Jonathan Odell: Memoir: June 2022

Southern Legitimacy Statement: Born and raised a white guy in Jim Crow Mississippi. In other words, I missed a hell of lot of what went on around me from my protective white bubble. Midlife, I moved to Minnesota and was able to see my home state from a distance, which maybe one of the best ways you can really learn about home-from afar. I’ll visit Mississippi as long as my large crop of relatives hang on, and maybe even after that. Any displaced Southerner knows that Tom Wolfe was only half right-you can never go home again, but you can never completely leave either.

Saved at the Piggly Wiggly

My family wasn’t particularly religious when I was growing up, but where I come in Mississippi, religion soaks the land like bourbon on a fruitcake. As a people, we are drunk with it. And you don’t have to go to a church to imbibe. Religion is everywhere. In the schools, in the hardware store, on restaurant menus, in the line at the bank, on the football scoreboard, on the side-panels of delivery trucks, on the lips of nearly everybody you encountered even while running the most secular of errands. I’ve heard of people who got saved while standing in the grocery checkout line.

When I was a child, everybody seemed to be chasing after something called “salvation” and constantly ached to be redeemed from sin. As Baptists, we had permission to walk up to any unsuspecting sinner while they were thumping cantaloupes and ask, “Have you accepted Jesus Christ as your Lord and Savior?” or “If you died tonight, do you know where you would spend eternity?” And they better have a ready answer or they are going to get preached to, right there in the fruits and vegetables.

Not only did we have permission to do hunt people down, it would have been a sin if we didn’t. Our own redemption required it. It’s what they called the Great Commission, the commandment Jesus gave his disciples to go, teach and baptize all sinners. If you failed to witness to someone when you had the chance, and they went to hell, they were likely to pull you down there with them. It was like the unsaved had a bounty on their heads.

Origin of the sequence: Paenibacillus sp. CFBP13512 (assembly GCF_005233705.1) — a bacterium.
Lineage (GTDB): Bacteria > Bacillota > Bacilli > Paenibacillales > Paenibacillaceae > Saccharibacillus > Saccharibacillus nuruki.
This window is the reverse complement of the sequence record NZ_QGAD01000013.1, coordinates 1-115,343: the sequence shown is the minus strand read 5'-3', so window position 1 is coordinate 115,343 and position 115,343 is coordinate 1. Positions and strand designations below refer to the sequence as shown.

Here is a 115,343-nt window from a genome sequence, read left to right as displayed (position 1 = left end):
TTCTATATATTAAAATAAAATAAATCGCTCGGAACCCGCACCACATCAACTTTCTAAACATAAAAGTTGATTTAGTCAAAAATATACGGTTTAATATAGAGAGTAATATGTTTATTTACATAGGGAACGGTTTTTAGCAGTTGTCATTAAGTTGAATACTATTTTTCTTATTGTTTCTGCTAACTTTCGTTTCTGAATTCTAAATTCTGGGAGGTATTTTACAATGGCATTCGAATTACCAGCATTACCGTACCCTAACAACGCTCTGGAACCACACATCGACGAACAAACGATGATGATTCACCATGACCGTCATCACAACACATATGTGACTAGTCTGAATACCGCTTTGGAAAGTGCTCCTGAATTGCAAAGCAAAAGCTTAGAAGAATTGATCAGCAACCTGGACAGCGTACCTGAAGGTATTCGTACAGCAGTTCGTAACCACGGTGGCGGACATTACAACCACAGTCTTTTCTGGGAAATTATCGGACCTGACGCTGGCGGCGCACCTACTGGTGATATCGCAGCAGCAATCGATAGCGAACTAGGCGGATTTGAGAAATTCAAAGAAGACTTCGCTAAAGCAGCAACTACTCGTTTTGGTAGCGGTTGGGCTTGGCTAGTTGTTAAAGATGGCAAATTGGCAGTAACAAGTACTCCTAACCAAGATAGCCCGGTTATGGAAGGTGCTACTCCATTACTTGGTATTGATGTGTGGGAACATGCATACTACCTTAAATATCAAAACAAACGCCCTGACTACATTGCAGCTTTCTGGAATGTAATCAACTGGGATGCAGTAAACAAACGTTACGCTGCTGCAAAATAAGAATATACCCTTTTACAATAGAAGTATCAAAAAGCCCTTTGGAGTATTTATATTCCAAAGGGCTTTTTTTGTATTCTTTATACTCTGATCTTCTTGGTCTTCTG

For all those reasons, a person was less likely to find religion than it was to find them. It knew where you lived and the kind of car you drove and would relentlessly track you down, no matter how you tried to stay hid. Of course, that made the non-church-goer the most popular person in the neighborhood. It was like being the last uninsured person in a community of Metlife agents. There was always somebody dropping by their house unexpectedly for “visitation”, extracting a promise to attend the next service and leaving behind religious tracts, a schedule of services and a red New Testament Bible you could tote in your shirt pocket. He would either have to leave the state or finally give in out of embarrassment or pure exhaustion. 

And there were consequences for regular attendees if they skipped a Sunday. You’d spend the next few days constantly answering telephone calls inquiring about your health. You’d end up spending more time on the phone than you would have sitting through the sermon. 

To this day, when I go South, I live in fear of complete strangers walking up to me and asking if I’ve been saved. I have practiced looked ecstatic and answering, “Yes,” but I can never feign the weird glow emanating from the faces of my inquisitors nor the crazed burn in their eye, at least not sober. When I answer, they can tell I’m lying. 

“Poor child hasn’t been redeemed in the blood,” they think. They shake their heads but bless my heart anyway.